Regardless of the size of your workforce, you should always have an up-to-date employee handbook that clearly states your company’s policies and expectations. You need to provide new employees with everything they need to know about working for your business – from your requirements for employee conduct, to their pay schedule and benefits. If you don’t have any of this information in writing, it could become a source of conflict in the future.

3. Lacking an anonymous “whistleblowing” outlet.

No matter how friendly your employees think you are, without an anonymous channel of communication for reporting workplace issues like harassment and poor conduct, many of these potentially business-ruining problems will go unaddressed. You’ll also find it harder to track underperformance, since whistleblowers run the risk of being subjected to conflict with their coworkers. Remove this barrier and encourage reporting by opening up a method of anonymous communication.

4. Growing disconnected from what’s happening in the office.

In a small business where “everyone knows everyone,” it’s easy for an owner to lose touch with how employees really feel on a daily basis. You might be frequently out of the office meeting with clients or otherwise caught up in your mile-long list of responsibilities, so you might not have an accurate reading of your employees’ workplace satisfaction. Furthermore, if you’re not regularly communicating your goals and expectations, your staff’s objectives might not align with your own. Make communication with your team a routine activity, even if you have to block off your schedule to ensure it happens.

5. Failing to fully document performance issues.

Terminating an employee for poor performance is never easy, but it can be made exponentially worse when you’ve failed to document the issues. Without proper documentation, you’ll put yourself in a precarious situation if challenged with an unlawful termination lawsuit. Record occurrences of tardiness, missed deadlines or benchmarks, and poor behavior to prove that an employee was rightfully terminated. On the opposite end of the spectrum, you should also document instances of exceptional performance to guide you in making promotions or allocating responsibilities.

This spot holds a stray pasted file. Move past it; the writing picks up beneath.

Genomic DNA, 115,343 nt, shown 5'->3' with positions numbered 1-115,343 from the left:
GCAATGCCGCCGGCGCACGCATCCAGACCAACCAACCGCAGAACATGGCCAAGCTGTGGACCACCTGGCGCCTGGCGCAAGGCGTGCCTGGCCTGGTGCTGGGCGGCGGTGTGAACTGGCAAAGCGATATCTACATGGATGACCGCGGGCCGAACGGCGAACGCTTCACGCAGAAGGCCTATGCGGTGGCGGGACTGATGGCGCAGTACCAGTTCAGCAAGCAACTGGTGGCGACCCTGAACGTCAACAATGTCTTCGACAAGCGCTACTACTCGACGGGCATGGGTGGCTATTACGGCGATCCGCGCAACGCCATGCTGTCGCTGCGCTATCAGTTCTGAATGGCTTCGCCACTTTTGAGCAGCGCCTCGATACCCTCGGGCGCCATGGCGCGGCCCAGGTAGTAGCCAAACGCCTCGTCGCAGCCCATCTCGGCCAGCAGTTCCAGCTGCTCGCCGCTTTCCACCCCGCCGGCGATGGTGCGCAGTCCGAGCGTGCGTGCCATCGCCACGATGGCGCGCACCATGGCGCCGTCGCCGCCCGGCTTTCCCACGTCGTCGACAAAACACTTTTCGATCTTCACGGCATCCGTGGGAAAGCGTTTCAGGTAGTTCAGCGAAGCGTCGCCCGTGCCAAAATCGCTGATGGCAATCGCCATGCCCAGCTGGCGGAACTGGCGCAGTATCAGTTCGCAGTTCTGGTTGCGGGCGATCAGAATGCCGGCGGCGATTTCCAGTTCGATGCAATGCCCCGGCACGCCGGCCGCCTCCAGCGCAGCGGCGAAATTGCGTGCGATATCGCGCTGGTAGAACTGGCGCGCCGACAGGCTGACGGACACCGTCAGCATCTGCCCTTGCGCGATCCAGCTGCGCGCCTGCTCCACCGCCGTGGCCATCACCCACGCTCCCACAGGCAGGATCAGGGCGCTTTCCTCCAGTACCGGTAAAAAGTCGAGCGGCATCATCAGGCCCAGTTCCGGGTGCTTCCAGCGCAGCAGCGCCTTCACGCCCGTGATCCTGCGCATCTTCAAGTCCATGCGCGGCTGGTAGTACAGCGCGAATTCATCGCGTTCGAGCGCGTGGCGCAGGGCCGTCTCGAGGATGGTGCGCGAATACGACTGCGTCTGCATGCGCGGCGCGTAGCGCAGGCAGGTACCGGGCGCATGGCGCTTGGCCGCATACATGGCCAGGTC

Never lose focus of the most important part of your company: the people. While your attention might be divided among several priorities of equal importance, you should always make time for things like open communication, a deliberate hiring process, and diligent documentation of employee performance.


If these duties overwhelm your already-filled plate, you should consider enlisting the help of a qualified HR consultant to put you on the right track. We can help! Whether you need to update (or create) a comprehensive employee handbook, or you need help implementing procedures that improve communication, Cisso Bean & Dutch has the expertise for the job. Contact us here to learn how we can help your business today! 

Posted on

Replacing the Irreplaceable: How To Recover From A Painful Departure

Of the many unpleasant experiences in life, being terminated from your job is definitely one of the worst. Feelings of fear, anxiety, inadequacy, and loss of security abound when we lose employment. Recent studies have shown that getting fired can take a heavier toll on your well-being than a break-up, and the recovery time can take even longer.